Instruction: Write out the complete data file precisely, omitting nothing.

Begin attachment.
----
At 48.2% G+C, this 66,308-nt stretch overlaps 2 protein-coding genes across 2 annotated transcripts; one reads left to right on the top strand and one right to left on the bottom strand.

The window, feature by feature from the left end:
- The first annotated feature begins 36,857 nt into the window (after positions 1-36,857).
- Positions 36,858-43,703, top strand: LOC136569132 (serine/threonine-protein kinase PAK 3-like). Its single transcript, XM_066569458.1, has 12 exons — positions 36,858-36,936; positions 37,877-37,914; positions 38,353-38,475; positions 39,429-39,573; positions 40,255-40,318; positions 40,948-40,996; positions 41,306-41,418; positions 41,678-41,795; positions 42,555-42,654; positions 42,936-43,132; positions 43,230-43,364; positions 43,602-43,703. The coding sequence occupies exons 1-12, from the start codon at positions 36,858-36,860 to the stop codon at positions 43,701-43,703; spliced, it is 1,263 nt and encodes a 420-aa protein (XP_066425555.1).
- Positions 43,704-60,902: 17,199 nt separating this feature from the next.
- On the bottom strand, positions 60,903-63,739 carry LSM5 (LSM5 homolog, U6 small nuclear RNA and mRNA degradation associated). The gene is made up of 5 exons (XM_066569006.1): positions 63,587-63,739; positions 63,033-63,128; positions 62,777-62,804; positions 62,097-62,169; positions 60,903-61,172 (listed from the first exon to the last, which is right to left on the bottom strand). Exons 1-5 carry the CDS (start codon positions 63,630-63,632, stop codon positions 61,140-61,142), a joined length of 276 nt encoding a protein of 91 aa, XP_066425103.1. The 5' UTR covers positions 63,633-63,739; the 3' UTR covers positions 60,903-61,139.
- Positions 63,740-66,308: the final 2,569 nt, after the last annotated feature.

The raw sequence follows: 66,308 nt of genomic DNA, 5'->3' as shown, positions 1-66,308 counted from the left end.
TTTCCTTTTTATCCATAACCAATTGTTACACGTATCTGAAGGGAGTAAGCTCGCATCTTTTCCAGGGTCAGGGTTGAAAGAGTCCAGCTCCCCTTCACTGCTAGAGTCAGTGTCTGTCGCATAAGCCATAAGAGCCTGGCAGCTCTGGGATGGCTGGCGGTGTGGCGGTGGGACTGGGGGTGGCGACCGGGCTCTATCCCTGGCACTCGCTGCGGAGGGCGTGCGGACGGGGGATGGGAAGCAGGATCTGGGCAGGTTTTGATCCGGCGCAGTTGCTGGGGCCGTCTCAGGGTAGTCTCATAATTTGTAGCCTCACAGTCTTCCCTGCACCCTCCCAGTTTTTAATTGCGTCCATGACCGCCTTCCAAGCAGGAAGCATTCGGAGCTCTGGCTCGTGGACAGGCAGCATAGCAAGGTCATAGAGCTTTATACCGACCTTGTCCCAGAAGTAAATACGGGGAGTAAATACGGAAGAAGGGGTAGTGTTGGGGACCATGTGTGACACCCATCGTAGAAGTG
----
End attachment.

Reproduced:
At 48.2% G+C, this 66,308-nt stretch overlaps 2 protein-coding genes across 2 annotated transcripts; one reads left to right on the top strand and one right to left on the bottom strand.

The window, feature by feature from the left end:
- The first annotated feature begins 36,857 nt into the window (after positions 1-36,857).
- Positions 36,858-43,703, top strand: LOC136569132 (serine/threonine-protein kinase PAK 3-like). Its single transcript, XM_066569458.1, has 12 exons — positions 36,858-36,936; positions 37,877-37,914; positions 38,353-38,475; positions 39,429-39,573; positions 40,255-40,318; positions 40,948-40,996; positions 41,306-41,418; positions 41,678-41,795; positions 42,555-42,654; positions 42,936-43,132; positions 43,230-43,364; positions 43,602-43,703. The coding sequence occupies exons 1-12, from the start codon at positions 36,858-36,860 to the stop codon at positions 43,701-43,703; spliced, it is 1,263 nt and encodes a 420-aa protein (XP_066425555.1).
- Positions 43,704-60,902: 17,199 nt separating this feature from the next.
- On the bottom strand, positions 60,903-63,739 carry LSM5 (LSM5 homolog, U6 small nuclear RNA and mRNA degradation associated). The gene is made up of 5 exons (XM_066569006.1): positions 63,587-63,739; positions 63,033-63,128; positions 62,777-62,804; positions 62,097-62,169; positions 60,903-61,172 (listed from the first exon to the last, which is right to left on the bottom strand). Exons 1-5 carry the CDS (start codon positions 63,630-63,632, stop codon positions 61,140-61,142), a joined length of 276 nt encoding a protein of 91 aa, XP_066425103.1. The 5' UTR covers positions 63,633-63,739; the 3' UTR covers positions 60,903-61,139.
- Positions 63,740-66,308: the final 2,569 nt, after the last annotated feature.

The raw sequence follows: 66,308 nt of genomic DNA, 5'->3' as shown, positions 1-66,308 counted from the left end.
TTTCCTTTTTATCCATAACCAATTGTTACACGTATCTGAAGGGAGTAAGCTCGCATCTTTTCCAGGGTCAGGGTTGAAAGAGTCCAGCTCCCCTTCACTGCTAGAGTCAGTGTCTGTCGCATAAGCCATAAGAGCCTGGCAGCTCTGGGATGGCTGGCGGTGTGGCGGTGGGACTGGGGGTGGCGACCGGGCTCTATCCCTGGCACTCGCTGCGGAGGGCGTGCGGACGGGGGATGGGAAGCAGGATCTGGGCAGGTTTTGATCCGGCGCAGTTGCTGGGGCCGTCTCAGGGTAGTCTCATAATTTGTAGCCTCACAGTCTTCCCTGCACCCTCCCAGTTTTTAATTGCGTCCATGACCGCCTTCCAAGCAGGAAGCATTCGGAGCTCTGGCTCGTGGACAGGCAGCATAGCAAGGTCATAGAGCTTTATACCGACCTTGTCCCAGAAGTAAATACGGGGAGTAAATACGGAAGAAGGGGTAGTGTTGGGGACCATGTGTGACACCCATCGTAGAAGTG